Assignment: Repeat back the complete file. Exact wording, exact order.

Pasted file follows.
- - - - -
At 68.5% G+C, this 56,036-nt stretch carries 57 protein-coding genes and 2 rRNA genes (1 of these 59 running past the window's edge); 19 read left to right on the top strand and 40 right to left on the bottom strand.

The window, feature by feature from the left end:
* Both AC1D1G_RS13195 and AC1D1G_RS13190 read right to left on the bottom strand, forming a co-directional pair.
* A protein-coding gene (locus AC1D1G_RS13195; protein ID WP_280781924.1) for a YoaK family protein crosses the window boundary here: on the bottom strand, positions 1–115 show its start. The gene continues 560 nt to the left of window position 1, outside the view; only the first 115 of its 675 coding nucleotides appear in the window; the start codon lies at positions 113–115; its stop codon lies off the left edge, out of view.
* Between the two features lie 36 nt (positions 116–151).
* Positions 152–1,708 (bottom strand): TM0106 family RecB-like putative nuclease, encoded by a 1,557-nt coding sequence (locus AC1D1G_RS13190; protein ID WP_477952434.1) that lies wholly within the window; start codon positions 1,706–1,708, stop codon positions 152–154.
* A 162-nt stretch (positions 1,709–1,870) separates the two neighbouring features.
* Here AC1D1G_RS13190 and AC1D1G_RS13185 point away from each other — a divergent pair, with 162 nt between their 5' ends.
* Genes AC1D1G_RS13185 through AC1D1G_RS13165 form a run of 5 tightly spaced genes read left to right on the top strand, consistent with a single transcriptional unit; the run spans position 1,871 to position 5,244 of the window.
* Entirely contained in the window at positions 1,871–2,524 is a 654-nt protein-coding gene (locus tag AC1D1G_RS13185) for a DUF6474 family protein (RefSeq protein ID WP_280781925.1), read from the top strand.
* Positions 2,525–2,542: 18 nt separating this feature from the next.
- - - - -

At 68.5% G+C, this 56,036-nt stretch carries 57 protein-coding genes and 2 rRNA genes (1 of these 59 running past the window's edge); 19 read left to right on the top strand and 40 right to left on the bottom strand.

The window, feature by feature from the left end:
* Both AC1D1G_RS13195 and AC1D1G_RS13190 read right to left on the bottom strand, forming a co-directional pair.
* A protein-coding gene (locus AC1D1G_RS13195; protein ID WP_280781924.1) for a YoaK family protein crosses the window boundary here: on the bottom strand, positions 1–115 show its start. The gene continues 560 nt to the left of window position 1, outside the view; only the first 115 of its 675 coding nucleotides appear in the window; the start codon lies at positions 113–115; its stop codon lies off the left edge, out of view.
* Between the two features lie 36 nt (positions 116–151).
* Positions 152–1,708 (bottom strand): TM0106 family RecB-like putative nuclease, encoded by a 1,557-nt coding sequence (locus AC1D1G_RS13190; protein ID WP_477952434.1) that lies wholly within the window; start codon positions 1,706–1,708, stop codon positions 152–154.
* A 162-nt stretch (positions 1,709–1,870) separates the two neighbouring features.
* Here AC1D1G_RS13190 and AC1D1G_RS13185 point away from each other — a divergent pair, with 162 nt between their 5' ends.
* Genes AC1D1G_RS13185 through AC1D1G_RS13165 form a run of 5 tightly spaced genes read left to right on the top strand, consistent with a single transcriptional unit; the run spans position 1,871 to position 5,244 of the window.
* Entirely contained in the window at positions 1,871–2,524 is a 654-nt protein-coding gene (locus tag AC1D1G_RS13185) for a DUF6474 family protein (RefSeq protein ID WP_280781925.1), read from the top strand.
* Positions 2,525–2,542: 18 nt separating this feature from the next.